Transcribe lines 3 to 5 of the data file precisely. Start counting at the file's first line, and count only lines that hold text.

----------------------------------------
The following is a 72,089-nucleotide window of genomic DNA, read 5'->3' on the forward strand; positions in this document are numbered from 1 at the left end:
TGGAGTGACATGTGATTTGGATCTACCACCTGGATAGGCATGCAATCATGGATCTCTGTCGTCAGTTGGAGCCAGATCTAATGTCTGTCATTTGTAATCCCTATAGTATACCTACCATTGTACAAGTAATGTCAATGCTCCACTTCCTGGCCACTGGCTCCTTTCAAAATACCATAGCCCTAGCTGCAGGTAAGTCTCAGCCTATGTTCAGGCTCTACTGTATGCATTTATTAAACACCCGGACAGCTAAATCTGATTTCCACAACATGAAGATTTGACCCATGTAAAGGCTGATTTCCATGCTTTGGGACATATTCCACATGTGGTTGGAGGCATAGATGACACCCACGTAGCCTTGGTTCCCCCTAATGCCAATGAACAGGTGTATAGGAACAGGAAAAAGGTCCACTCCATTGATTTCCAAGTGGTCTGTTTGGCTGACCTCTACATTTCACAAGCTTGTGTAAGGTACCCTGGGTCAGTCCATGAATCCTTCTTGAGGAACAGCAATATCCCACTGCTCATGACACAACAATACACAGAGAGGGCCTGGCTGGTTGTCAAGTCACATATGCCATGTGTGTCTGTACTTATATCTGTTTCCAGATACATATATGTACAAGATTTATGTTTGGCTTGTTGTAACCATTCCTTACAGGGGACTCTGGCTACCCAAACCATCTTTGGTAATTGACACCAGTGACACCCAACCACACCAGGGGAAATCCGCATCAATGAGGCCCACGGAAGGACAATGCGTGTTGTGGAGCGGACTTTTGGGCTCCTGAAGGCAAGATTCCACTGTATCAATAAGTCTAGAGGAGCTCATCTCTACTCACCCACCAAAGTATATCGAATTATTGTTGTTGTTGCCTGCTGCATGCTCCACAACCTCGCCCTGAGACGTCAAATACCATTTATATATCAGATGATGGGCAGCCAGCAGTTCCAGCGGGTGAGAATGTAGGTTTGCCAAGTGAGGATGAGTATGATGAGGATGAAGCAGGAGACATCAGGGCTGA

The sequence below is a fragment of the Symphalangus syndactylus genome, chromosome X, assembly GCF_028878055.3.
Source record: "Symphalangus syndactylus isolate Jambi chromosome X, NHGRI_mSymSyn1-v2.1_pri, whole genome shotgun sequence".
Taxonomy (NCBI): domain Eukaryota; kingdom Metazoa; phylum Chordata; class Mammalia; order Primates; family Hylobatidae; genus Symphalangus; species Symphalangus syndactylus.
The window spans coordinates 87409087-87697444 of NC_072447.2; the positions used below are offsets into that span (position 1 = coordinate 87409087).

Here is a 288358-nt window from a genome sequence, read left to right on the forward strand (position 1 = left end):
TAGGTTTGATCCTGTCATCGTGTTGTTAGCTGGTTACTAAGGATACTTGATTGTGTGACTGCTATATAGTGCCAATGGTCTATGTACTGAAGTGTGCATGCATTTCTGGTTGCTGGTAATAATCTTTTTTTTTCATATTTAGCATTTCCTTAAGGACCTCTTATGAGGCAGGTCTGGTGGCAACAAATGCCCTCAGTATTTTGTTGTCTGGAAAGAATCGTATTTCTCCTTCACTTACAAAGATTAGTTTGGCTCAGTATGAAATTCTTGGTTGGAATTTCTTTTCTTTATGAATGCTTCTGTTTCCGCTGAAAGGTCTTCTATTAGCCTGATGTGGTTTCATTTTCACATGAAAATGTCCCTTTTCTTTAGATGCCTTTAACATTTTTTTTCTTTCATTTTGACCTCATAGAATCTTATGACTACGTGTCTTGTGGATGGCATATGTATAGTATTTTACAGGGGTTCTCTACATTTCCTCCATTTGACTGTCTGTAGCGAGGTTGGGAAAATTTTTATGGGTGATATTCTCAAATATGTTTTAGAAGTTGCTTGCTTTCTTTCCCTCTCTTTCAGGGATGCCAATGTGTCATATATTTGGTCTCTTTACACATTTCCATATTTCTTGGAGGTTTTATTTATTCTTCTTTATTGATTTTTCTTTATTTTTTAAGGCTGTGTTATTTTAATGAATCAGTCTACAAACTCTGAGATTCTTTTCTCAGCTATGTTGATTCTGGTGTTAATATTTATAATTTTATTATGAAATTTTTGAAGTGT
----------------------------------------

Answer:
The sequence below is a fragment of the Symphalangus syndactylus genome, chromosome X, assembly GCF_028878055.3.
Source record: "Symphalangus syndactylus isolate Jambi chromosome X, NHGRI_mSymSyn1-v2.1_pri, whole genome shotgun sequence".
Taxonomy (NCBI): domain Eukaryota; kingdom Metazoa; phylum Chordata; class Mammalia; order Primates; family Hylobatidae; genus Symphalangus; species Symphalangus syndactylus.